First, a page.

In fact, the record that mentions Brioc, Illtud, and Patrick being sent to Germanus specifically says that they were sent to him in Paris. Therefore, this would most logically be a reference to Germain of Paris, who was active in the mid-sixth century, and not the earlier Germanus of Auxerre. How, then, can we harmonize this information with the record that makes these individuals contemporaries of Patrick, a thoroughly fifth-century figure?


The Later Patrick of France

Folio from an early ninth-century version of Martyrologium Hieronymianum, Source: Bibliotheca Laureshamensis


The obvious solution would be to propose that there was a later figure who was also called Patrick. This would explain the discrepancy between the dates of those other figures and the dates of Saint Patrick of Ireland. However, the suggestion of multiple figures by the same name has often been criticized as a convenient excuse in the study of Dark Age Britain. That common objection notwithstanding, it is an absolute inevitability that almost any given name was possessed by more than just a single person within any given century.


Nonetheless, it is obviously important to try to find direct evidence of any hypothetical duplicate figure. In the case of a sixth-century Saint Patrick, there is indeed some direct evidence. A document called the Martyrologium Hieronymianum was written in the fourth century but then revised in c. 600 CE. This revision has survived to us today through some eighth and ninth-century manuscripts. Therefore, this document is near-contemporary to the sixth century, the period of the hypothetical second Saint Patrick.


Photo from inside Saint Patrice Church, Saint-Parize-le-Châtel, Nièvre, France, Source:


This record from c. 600 records the names of various “saints,” or notable religious figures, next to dates throughout the year. One particular entry is very relevant to the issue of a second Patrick. It records the following:


“In Gaul in the city of Nevernum, the feast of abbot and confessor Patricius.”


Modern scholars universally give this Patricius a date in the sixth century, seemingly shortly before the revision of the Martyrologium Hieronymianum in c. 600. This abbot of Nevernum (modern-day Nièvre) was obviously a different person to Saint Patrick of Ireland, as scholars agree. Beyond this basic fact and his sixth-century date, hardly anything at all is known about him.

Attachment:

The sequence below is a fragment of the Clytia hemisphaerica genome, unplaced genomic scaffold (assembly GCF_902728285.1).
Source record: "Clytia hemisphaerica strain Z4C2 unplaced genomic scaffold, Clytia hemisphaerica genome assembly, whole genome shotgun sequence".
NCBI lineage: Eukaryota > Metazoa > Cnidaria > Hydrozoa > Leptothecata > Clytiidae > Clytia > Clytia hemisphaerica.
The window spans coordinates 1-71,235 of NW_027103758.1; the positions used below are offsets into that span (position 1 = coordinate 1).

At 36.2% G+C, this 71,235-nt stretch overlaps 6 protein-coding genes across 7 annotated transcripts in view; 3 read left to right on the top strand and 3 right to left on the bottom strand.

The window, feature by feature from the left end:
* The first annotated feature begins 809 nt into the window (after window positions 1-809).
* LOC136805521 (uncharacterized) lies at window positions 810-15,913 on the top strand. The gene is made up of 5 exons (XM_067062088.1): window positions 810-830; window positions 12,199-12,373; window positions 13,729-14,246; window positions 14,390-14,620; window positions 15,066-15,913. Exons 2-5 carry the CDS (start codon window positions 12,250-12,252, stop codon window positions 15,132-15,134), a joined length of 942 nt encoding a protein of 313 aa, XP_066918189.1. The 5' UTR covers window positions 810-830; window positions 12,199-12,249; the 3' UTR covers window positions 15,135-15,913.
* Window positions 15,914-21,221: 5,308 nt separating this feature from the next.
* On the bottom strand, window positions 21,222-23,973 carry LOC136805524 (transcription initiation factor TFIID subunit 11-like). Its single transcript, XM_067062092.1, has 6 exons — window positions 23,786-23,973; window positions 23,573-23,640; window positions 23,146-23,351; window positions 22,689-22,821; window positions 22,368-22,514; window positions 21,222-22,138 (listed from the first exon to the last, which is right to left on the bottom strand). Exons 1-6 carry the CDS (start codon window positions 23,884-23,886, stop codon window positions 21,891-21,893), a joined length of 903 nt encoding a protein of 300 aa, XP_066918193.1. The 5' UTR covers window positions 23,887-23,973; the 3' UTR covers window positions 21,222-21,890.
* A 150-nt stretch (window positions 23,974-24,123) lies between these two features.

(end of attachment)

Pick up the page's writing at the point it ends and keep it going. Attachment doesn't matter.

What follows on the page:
He is the saint after whom Saint-Parize-le-Châtel, a commune in central France, is named. However, it seems that no biographical information about him at all has survived in the records. Nonetheless, his name and date are a perfect fit for the Patrick mentioned in the record about Illtud, Brioc, and Patrick being sent to Paris to be educated by Germanus. In addition, Nièvre is not far from Paris, further supporting this identification.


The Second Patrick in British Records

Photo of Llanbadrig Church, Llanbadrig, Anglesey, Source


The existence of this sixth-century Saint Patrick in France is sufficient to demonstrate that there was a second prominent early religious figure by that name. However, we can go further than this. Note that the reference to Illtud, Brioc, and Patrick being sent to Paris comes from a British record. This implies that the Patrick in question was British, or at least was active in Britain before traveling to Paris. So, can we identify him in British records?


In medieval records concerning sixth-century Britain, it appears that there is only one figure who actually had a name directly equivalent to “Patrick.” He appears as Padrig ap (“ap” meaning “son of”) Alfryd in a record known as Bonedd y Saint. He was the saint of Llanbadrig in Anglesey, northwest Wales. He could have been the sixth-century Patrick mentioned in connection with Illtud and Brioc. However, those other two figures were from southeast Wales, whereas Padrig was from northwest Wales, which makes this connection unlikely.


Stained glass depiction of Saint Petrog, St Petroc’s Church, Bodmin, Cornwall, Source: The British Library